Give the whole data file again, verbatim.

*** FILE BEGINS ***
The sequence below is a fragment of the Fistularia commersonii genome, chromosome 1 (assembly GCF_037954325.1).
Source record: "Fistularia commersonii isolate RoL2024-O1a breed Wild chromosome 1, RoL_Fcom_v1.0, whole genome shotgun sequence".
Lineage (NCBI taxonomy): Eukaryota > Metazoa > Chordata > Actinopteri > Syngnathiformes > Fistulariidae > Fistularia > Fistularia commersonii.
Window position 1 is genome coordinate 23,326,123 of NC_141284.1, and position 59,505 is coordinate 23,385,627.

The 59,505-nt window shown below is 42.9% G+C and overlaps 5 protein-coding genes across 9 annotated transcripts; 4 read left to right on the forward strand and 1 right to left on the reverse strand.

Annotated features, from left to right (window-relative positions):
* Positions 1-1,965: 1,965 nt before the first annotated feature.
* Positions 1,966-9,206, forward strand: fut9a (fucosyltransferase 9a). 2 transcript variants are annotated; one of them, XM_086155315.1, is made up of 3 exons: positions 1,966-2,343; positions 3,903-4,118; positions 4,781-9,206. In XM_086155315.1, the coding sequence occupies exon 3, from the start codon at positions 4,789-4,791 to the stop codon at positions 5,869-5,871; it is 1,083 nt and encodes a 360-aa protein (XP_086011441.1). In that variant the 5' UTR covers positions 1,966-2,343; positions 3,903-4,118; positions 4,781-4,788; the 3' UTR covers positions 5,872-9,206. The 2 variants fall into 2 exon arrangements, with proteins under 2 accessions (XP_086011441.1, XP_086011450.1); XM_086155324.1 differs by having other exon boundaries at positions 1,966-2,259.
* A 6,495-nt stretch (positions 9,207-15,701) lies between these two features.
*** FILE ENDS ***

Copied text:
The sequence below is a fragment of the Fistularia commersonii genome, chromosome 1 (assembly GCF_037954325.1).
Source record: "Fistularia commersonii isolate RoL2024-O1a breed Wild chromosome 1, RoL_Fcom_v1.0, whole genome shotgun sequence".
Lineage (NCBI taxonomy): Eukaryota > Metazoa > Chordata > Actinopteri > Syngnathiformes > Fistulariidae > Fistularia > Fistularia commersonii.
Window position 1 is genome coordinate 23,326,123 of NC_141284.1, and position 59,505 is coordinate 23,385,627.

The 59,505-nt window shown below is 42.9% G+C and overlaps 5 protein-coding genes across 9 annotated transcripts; 4 read left to right on the forward strand and 1 right to left on the reverse strand.

Annotated features, from left to right (window-relative positions):
* Positions 1-1,965: 1,965 nt before the first annotated feature.
* Positions 1,966-9,206, forward strand: fut9a (fucosyltransferase 9a). 2 transcript variants are annotated; one of them, XM_086155315.1, is made up of 3 exons: positions 1,966-2,343; positions 3,903-4,118; positions 4,781-9,206. In XM_086155315.1, the coding sequence occupies exon 3, from the start codon at positions 4,789-4,791 to the stop codon at positions 5,869-5,871; it is 1,083 nt and encodes a 360-aa protein (XP_086011441.1). In that variant the 5' UTR covers positions 1,966-2,343; positions 3,903-4,118; positions 4,781-4,788; the 3' UTR covers positions 5,872-9,206. The 2 variants fall into 2 exon arrangements, with proteins under 2 accessions (XP_086011441.1, XP_086011450.1); XM_086155324.1 differs by having other exon boundaries at positions 1,966-2,259.
* A 6,495-nt stretch (positions 9,207-15,701) lies between these two features.